Cameroon Economic Optimization Model

Description

The economic optimization model establishes a spatially explicit, intertemporal framework that takes as inputs the nutrition benefits of alternative micronutrient interventions and costs associated with planning and undertaking alternative interventions. Using mixed-integer linear programming, this information is combined to find economically efficient micronutrient intervention programs. The model can identify the intervention, or set of interventions, that most cost-effectively meet specific micronutrient objectives, e.g., effectively covering the same number of children as the set of micronutrient intervention programs current in place. The model can also be used to identify the maximum achievable impact (e.g., greatest number of child lives saved) given funding or other constraints.

Theoretically, the usefulness of the economic optimization model inherently depends on variation over space, time, and across target beneficiary groups in expected costs and benefits associated with alternative interventions. Even in a spatially homogenous country, predicting the benefits and costs of alternative program or policy scenarios can generate new insights that are useful for the planning process. Practically, the optimization model’s usefulness depends on the extent to which policy-makers use the information generated by the model process and can develop and implement programs that vary over space, time, and across target beneficiary groups, in ways suggested by the model.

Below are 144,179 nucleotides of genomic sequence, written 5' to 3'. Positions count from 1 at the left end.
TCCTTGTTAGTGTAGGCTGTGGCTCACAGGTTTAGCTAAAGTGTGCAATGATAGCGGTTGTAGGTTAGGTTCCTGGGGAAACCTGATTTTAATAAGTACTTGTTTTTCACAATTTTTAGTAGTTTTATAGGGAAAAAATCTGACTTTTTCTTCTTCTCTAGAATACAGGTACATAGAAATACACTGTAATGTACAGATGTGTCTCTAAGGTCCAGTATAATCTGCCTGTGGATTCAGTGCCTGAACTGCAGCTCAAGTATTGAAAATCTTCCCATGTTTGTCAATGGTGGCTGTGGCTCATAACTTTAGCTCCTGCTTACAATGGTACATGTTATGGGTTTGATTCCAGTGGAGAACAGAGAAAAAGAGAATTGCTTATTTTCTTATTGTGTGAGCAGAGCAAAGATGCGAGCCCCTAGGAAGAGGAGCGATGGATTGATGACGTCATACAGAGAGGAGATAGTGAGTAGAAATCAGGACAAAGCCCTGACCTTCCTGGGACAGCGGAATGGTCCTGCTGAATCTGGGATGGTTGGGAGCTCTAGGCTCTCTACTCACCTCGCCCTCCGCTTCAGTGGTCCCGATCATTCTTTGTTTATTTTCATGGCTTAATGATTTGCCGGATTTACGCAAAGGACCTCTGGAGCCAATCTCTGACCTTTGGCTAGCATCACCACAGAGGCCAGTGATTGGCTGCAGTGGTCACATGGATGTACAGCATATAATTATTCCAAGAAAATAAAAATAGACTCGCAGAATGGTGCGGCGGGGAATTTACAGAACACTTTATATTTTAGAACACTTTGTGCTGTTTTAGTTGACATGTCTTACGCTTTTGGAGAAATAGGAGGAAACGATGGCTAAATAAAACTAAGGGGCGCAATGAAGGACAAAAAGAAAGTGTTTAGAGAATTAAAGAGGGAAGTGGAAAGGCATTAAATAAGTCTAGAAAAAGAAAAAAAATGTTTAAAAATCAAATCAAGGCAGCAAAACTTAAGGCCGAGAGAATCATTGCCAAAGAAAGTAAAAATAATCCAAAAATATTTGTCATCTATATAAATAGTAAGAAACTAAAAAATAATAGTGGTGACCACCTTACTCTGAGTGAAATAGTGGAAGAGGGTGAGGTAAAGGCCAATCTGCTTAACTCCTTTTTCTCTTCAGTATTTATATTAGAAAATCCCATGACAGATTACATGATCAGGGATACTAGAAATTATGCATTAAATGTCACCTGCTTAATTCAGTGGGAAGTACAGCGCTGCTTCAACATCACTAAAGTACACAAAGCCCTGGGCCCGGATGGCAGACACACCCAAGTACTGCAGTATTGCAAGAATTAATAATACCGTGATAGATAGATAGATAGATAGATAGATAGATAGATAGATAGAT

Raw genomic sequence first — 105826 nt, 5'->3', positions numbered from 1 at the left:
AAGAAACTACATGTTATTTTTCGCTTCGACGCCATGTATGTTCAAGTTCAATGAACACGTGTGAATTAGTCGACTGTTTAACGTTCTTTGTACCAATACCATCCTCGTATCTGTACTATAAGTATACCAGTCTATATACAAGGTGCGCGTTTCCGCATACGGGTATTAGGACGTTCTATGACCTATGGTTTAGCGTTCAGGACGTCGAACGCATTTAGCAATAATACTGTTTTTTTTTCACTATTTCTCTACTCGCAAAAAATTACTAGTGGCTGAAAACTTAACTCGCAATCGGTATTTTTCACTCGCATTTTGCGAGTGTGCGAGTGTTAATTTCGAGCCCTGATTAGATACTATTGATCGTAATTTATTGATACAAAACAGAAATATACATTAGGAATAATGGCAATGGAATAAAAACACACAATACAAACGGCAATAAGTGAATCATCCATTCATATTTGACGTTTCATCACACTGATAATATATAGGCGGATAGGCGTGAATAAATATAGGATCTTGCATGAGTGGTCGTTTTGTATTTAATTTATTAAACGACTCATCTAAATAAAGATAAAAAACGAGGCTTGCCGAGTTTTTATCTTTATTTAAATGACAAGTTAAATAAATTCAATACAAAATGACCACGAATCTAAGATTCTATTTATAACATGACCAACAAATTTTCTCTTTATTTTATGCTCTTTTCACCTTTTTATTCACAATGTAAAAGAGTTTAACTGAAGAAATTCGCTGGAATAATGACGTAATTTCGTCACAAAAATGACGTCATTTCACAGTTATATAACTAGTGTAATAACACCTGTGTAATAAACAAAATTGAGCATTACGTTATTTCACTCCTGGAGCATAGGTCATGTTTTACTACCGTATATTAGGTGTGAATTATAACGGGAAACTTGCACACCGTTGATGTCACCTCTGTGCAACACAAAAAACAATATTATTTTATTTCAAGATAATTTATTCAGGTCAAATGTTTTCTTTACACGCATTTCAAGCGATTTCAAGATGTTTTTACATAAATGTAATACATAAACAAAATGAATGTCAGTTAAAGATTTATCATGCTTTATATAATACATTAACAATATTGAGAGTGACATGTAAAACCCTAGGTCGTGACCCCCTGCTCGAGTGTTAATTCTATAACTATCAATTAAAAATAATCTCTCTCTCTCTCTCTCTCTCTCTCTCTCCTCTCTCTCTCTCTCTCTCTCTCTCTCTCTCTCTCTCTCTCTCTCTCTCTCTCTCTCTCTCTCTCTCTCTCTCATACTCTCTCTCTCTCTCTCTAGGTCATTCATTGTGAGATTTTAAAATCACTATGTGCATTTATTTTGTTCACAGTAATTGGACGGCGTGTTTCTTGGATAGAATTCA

Pathways Analysis

Two other great concerns of decision-makers in Cameroon are: 1) the speed with which policy changes can practically be implemented; and 2) the evidence base that is required before ‘turning off’ major programs, especially those known to protect children at risk of micronutrient-related mortality. To address this issue in the context of vitamin A deficiency in young children, we used the economic optimization tool to construct alternative policy pathways leading from business-as-usual to more cost-effective sets of policies for addressing vitamin A deficiency. The results suggest, as expected, that the prudent policy pathways are macro-region-specific. These and other policy pathway analyses have greatly enhance the uptake of core MINIMOD messages in Cameroon and internationally and greatly enriched policy discussions in both arenas.

Additional Information

More details on the economic optimization model can be found here.

For more information on other MINIMOD models, see:

Nutrition benefits models

Cost models